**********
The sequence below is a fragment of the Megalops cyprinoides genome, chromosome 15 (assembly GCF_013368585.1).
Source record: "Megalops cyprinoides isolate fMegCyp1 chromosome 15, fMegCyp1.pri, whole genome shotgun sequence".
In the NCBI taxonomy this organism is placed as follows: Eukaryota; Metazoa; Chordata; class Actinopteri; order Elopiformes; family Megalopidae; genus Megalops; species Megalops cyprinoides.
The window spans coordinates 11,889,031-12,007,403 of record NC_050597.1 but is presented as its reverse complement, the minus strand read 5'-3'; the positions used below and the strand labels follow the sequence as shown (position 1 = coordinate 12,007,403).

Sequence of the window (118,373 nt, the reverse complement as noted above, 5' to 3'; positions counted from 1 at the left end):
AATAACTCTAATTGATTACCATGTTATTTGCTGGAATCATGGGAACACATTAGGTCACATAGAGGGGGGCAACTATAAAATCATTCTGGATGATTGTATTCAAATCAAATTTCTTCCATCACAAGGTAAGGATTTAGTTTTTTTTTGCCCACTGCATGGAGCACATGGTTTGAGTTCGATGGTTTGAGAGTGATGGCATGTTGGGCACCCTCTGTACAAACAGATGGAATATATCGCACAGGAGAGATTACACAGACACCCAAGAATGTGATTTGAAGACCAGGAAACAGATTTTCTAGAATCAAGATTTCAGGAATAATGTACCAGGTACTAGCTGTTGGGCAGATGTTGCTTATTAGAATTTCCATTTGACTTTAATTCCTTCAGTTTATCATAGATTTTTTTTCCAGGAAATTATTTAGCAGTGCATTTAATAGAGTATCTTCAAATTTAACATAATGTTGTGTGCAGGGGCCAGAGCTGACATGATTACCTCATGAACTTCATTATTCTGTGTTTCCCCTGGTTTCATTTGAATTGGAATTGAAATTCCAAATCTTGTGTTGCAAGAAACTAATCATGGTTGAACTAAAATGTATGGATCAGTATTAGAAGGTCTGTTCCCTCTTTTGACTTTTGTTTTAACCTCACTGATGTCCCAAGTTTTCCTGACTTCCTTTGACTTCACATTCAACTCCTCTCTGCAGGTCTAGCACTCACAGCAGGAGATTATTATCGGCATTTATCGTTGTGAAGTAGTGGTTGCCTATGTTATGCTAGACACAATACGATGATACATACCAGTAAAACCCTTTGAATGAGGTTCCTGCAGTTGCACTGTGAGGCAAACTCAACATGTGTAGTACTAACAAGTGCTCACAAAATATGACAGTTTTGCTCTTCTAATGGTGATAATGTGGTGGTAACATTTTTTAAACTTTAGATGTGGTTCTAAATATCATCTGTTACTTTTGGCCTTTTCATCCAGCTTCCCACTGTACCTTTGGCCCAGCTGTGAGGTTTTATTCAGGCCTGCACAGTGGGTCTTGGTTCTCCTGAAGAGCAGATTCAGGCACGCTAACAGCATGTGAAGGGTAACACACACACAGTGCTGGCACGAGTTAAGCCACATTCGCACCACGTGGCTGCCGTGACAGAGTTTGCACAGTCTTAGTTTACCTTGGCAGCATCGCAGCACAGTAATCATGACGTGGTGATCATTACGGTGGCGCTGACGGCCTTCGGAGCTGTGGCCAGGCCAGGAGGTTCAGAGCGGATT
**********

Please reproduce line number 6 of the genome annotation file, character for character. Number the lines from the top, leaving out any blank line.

AATAACTCTAATTGATTACCATGTTATTTGCTGGAATCATGGGAACACATTAGGTCACATAGAGGGGGGCAACTATAAAATCATTCTGGATGATTGTATTCAAATCAAATTTCTTCCATCACAAGGTAAGGATTTAGTTTTTTTTTGCCCACTGCATGGAGCACATGGTTTGAGTTCGATGGTTTGAGAGTGATGGCATGTTGGGCACCCTCTGTACAAACAGATGGAATATATCGCACAGGAGAGATTACACAGACACCCAAGAATGTGATTTGAAGACCAGGAAACAGATTTTCTAGAATCAAGATTTCAGGAATAATGTACCAGGTACTAGCTGTTGGGCAGATGTTGCTTATTAGAATTTCCATTTGACTTTAATTCCTTCAGTTTATCATAGATTTTTTTTCCAGGAAATTATTTAGCAGTGCATTTAATAGAGTATCTTCAAATTTAACATAATGTTGTGTGCAGGGGCCAGAGCTGACATGATTACCTCATGAACTTCATTATTCTGTGTTTCCCCTGGTTTCATTTGAATTGGAATTGAAATTCCAAATCTTGTGTTGCAAGAAACTAATCATGGTTGAACTAAAATGTATGGATCAGTATTAGAAGGTCTGTTCCCTCTTTTGACTTTTGTTTTAACCTCACTGATGTCCCAAGTTTTCCTGACTTCCTTTGACTTCACATTCAACTCCTCTCTGCAGGTCTAGCACTCACAGCAGGAGATTATTATCGGCATTTATCGTTGTGAAGTAGTGGTTGCCTATGTTATGCTAGACACAATACGATGATACATACCAGTAAAACCCTTTGAATGAGGTTCCTGCAGTTGCACTGTGAGGCAAACTCAACATGTGTAGTACTAACAAGTGCTCACAAAATATGACAGTTTTGCTCTTCTAATGGTGATAATGTGGTGGTAACATTTTTTAAACTTTAGATGTGGTTCTAAATATCATCTGTTACTTTTGGCCTTTTCATCCAGCTTCCCACTGTACCTTTGGCCCAGCTGTGAGGTTTTATTCAGGCCTGCACAGTGGGTCTTGGTTCTCCTGAAGAGCAGATTCAGGCACGCTAACAGCATGTGAAGGGTAACACACACACAGTGCTGGCACGAGTTAAGCCACATTCGCACCACGTGGCTGCCGTGACAGAGTTTGCACAGTCTTAGTTTACCTTGGCAGCATCGCAGCACAGTAATCATGACGTGGTGATCATTACGGTGGCGCTGACGGCCTTCGGAGCTGTGGCCAGGCCAGGAGGTTCAGAGCGGATT